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Tobacco Quit Line helped more than 36,000 Montanans quit

Program celebrates 20th anniversary

Press release

Officials with the Department of Public Health and Human Services report the Montana Tobacco Quit Line has served more than 115,000 Montanans since it was first launched in May 2004. And, more than 36,000 of those served by the program have successfully quit using tobacco and nicotine products.

In celebration of its 20th Anniversary, the Quit Line is getting a new logo and new name: Quit Now Montana.

Quit Now Montana still offers free quit coaching over the phone. Montanans can now also access coaching through online chat, and text messaging is available for those under 25 years of age.

The program continues to offer free nicotine replacement therapy, patches, gum or lozenges, and other FDA quit medications.

Quit Now Montana staff work to stay informed about all of the emerging tobacco products that are addicting new generations of Montanans. The program aids clients with quitting all forms of commercial tobacco use, including newer products such as e-cigarettes and nicotine pouches.

While cigarette smoking among Montana adults has decreased from 20 percent in 2004 to 15 percent in 2022, tobacco use continues to be the leading cause of preventable death. Each year, 1,600 Montanans die from cigarette smoking.

In Montana, an estimated 128,000 adults and 18,000 youth currently use tobacco. Additionally, use of tobacco products disproportionately affects vulnerable populations including youth, Medicaid recipients, American Indian adults, pregnant women, and those with behavioral health conditions.

Quit Now Montana provides specialized services to those more heavily burdened by commercial tobacco: My Life, My Quit for ages under 18, an incentivized Pregnancy Program, the American Indian Commercial Tobacco Quit Program and a Behavioral Health Program. Visit to learn more about each of these tailored services.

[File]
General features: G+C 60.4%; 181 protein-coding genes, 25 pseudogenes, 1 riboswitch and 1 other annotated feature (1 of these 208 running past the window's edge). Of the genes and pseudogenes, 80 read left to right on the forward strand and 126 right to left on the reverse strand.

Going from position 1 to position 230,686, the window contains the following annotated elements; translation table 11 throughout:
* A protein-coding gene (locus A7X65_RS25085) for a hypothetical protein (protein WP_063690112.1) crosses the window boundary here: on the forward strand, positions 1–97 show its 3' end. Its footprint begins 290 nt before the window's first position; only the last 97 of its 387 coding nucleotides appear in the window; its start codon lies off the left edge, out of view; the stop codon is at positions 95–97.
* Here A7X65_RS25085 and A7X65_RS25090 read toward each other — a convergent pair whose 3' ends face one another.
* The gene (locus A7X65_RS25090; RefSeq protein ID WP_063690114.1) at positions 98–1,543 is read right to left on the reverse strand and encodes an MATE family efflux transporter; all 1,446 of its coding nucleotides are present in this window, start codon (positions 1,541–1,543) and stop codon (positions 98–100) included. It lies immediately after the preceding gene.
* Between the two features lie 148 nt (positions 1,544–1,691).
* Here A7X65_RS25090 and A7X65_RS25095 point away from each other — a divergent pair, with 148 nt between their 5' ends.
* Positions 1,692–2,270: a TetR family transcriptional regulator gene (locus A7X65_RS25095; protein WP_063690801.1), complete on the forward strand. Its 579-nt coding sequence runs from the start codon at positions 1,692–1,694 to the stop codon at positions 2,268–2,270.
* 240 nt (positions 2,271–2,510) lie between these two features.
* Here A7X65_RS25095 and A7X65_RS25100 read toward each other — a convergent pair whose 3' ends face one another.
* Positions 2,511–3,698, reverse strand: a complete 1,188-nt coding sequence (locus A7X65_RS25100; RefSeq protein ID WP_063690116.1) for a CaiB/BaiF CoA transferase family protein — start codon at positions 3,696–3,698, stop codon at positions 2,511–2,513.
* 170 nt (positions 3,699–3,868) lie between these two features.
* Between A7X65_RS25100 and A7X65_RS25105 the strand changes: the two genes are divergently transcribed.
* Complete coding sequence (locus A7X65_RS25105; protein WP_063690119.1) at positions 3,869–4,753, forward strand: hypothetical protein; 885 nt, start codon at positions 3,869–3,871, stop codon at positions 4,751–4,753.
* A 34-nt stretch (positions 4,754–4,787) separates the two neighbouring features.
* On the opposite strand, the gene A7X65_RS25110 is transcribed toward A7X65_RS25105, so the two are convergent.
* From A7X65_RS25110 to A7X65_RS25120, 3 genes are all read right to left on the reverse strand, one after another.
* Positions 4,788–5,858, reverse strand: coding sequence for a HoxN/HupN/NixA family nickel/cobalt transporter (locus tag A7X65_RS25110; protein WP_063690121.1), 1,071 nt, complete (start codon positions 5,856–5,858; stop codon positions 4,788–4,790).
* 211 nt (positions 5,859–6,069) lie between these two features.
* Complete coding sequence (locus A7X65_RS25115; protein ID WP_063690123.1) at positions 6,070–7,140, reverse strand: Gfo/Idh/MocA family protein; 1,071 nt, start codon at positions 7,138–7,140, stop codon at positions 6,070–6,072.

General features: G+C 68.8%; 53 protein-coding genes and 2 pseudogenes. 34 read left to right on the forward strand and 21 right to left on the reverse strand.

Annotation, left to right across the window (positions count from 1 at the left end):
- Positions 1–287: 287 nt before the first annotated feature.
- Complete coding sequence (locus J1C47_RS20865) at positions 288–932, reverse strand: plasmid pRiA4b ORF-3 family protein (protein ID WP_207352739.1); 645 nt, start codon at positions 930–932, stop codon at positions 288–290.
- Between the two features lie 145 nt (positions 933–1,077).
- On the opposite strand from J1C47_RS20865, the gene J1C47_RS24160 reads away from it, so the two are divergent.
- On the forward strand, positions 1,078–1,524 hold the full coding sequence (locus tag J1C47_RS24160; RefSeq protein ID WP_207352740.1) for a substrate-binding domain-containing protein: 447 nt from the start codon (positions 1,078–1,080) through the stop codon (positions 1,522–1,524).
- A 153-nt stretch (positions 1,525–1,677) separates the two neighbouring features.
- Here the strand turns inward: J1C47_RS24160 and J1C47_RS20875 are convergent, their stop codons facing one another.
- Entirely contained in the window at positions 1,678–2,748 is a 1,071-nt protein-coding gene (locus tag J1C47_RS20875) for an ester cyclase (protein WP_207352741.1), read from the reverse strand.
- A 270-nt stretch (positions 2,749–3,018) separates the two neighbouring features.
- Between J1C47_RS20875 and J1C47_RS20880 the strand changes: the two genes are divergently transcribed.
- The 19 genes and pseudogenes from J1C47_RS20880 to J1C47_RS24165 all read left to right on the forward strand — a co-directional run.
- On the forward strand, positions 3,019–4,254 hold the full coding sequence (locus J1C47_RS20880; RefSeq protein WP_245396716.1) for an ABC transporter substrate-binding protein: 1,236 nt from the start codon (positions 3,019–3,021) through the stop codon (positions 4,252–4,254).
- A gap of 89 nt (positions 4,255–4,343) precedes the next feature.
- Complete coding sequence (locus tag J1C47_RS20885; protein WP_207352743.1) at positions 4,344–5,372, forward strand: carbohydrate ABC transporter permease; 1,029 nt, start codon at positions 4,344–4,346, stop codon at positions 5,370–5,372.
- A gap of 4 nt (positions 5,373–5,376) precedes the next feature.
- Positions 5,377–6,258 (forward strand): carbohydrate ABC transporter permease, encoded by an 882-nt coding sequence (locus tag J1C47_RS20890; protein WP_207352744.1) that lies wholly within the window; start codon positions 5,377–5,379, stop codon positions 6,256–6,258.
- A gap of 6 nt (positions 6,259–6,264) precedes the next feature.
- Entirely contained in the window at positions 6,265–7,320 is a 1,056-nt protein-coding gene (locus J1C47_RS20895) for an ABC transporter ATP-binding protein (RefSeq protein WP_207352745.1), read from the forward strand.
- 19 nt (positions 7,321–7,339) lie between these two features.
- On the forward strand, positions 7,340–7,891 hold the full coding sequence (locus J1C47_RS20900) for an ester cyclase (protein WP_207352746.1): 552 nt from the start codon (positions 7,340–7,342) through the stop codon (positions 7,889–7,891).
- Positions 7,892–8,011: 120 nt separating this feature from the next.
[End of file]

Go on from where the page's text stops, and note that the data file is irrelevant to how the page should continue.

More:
"There is no safe level of exposure to commercial tobacco products," said Nicole Aune, DPHHS section supervisor of the Montana Tobacco Use Prevention Section. "These products contain known harmful toxins which can lead to health complications and diseases such as diabetes, heart disease, lung diseases, cancers, and stroke. These products are also known to be incredibly addicting and quitting commercial tobacco products can be a challenge without support."

About 70 percent of people who smoke report wanting to quit, while 50 percent attempt to quit each year, according to the Centers for Disease Control and Prevention. Approximately 4 percent of people who try to quit on their own succeed compared to 34 percent of people who successfully quit by accessing coaching and quit medications through Quit Now Montana.

Aune urged Montanans to utilize these services. People can call 1-800-QUIT NOW or visit .


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